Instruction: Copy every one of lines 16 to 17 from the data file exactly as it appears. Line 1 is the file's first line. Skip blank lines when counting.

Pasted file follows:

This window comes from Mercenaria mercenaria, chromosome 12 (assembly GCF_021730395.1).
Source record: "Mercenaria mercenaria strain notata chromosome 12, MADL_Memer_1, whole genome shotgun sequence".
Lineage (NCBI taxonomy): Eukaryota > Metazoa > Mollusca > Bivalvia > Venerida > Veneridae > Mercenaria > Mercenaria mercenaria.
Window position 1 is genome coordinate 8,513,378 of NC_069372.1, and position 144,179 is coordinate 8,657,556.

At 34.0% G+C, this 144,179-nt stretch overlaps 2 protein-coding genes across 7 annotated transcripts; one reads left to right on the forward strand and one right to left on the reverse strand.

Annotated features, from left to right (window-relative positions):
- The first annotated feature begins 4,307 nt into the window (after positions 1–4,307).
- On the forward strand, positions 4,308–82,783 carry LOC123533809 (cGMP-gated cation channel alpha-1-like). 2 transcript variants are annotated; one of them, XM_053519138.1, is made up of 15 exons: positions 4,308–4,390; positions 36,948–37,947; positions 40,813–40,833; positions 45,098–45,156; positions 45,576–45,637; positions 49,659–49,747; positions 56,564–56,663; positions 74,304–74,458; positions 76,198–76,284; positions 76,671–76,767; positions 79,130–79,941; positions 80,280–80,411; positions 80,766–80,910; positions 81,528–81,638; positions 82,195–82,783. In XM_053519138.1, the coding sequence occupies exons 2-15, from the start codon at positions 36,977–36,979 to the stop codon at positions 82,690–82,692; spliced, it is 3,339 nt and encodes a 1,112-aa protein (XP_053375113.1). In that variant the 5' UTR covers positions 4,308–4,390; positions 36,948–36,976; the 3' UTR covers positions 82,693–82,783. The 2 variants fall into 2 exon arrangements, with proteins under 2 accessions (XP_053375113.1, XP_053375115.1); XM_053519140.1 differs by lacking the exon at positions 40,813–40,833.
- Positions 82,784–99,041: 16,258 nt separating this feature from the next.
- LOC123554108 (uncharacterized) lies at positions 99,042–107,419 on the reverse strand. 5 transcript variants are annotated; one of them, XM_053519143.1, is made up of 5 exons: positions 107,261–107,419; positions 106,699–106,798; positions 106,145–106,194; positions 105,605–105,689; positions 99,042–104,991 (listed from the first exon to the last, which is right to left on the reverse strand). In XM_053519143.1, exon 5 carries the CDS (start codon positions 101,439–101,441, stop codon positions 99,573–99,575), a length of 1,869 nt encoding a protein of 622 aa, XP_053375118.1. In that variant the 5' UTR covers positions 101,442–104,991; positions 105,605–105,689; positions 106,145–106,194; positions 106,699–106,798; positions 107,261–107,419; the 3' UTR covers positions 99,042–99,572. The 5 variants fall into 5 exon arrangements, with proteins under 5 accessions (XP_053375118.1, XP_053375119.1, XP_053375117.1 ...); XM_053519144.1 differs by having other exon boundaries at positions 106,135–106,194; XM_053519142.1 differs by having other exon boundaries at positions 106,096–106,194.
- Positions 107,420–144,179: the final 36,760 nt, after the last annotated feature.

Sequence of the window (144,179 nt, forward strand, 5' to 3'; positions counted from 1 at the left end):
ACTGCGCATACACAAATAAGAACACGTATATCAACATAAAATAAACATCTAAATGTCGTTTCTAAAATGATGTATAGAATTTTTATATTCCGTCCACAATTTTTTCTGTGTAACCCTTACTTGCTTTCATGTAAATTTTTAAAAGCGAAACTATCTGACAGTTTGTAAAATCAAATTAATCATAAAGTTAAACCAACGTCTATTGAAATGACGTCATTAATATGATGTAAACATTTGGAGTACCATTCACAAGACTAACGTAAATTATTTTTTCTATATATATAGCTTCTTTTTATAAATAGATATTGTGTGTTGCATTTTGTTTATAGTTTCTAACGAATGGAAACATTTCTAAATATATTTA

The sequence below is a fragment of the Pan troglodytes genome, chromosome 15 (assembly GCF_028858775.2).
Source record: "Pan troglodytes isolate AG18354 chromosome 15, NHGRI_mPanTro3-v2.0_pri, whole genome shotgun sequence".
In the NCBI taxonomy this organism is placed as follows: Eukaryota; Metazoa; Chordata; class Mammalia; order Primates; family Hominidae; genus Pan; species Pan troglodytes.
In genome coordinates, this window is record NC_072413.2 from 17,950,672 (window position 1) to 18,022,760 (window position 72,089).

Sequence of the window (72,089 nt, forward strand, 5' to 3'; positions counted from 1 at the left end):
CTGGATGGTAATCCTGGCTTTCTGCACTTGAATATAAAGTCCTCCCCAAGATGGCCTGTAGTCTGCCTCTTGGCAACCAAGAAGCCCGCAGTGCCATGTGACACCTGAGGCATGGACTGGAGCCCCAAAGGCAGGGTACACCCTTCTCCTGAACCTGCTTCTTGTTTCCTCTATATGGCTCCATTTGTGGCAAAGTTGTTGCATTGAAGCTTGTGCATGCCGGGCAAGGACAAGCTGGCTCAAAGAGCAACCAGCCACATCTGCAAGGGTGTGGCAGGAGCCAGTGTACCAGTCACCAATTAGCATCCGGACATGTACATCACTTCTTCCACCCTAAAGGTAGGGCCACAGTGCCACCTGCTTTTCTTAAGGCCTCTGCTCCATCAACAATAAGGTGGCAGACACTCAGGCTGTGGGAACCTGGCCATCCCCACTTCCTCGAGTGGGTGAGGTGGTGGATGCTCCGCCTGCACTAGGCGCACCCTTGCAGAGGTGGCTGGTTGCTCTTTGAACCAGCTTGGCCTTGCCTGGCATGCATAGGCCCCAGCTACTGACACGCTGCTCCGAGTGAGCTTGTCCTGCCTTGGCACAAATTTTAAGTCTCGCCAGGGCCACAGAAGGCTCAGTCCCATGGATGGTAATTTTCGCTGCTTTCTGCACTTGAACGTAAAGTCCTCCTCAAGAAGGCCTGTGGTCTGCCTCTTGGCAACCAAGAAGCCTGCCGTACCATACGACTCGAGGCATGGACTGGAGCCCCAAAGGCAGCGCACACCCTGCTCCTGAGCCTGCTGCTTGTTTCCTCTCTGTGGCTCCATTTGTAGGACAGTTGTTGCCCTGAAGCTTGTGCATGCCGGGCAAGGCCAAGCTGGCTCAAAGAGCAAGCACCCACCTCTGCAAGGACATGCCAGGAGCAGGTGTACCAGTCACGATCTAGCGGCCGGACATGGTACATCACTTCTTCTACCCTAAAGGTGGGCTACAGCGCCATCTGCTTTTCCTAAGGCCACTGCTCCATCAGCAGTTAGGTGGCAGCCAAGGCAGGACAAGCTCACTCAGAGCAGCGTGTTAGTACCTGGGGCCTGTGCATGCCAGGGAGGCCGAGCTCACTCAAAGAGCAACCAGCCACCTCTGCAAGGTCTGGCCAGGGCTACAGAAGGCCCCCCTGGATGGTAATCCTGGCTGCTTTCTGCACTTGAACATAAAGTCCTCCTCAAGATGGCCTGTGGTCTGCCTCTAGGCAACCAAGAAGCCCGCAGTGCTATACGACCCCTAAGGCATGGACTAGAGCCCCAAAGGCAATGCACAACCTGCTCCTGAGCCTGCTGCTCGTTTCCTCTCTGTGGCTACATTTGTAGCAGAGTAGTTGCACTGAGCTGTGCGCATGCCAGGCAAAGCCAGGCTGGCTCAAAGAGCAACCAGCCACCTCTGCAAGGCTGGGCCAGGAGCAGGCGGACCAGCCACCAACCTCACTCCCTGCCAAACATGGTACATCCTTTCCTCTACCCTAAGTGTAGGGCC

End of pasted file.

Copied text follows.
In the NCBI taxonomy this organism is placed as follows: Eukaryota; Metazoa; Chordata; class Mammalia; order Primates; family Hominidae; genus Pan; species Pan troglodytes.
In genome coordinates, this window is record NC_072413.2 from 17,950,672 (window position 1) to 18,022,760 (window position 72,089).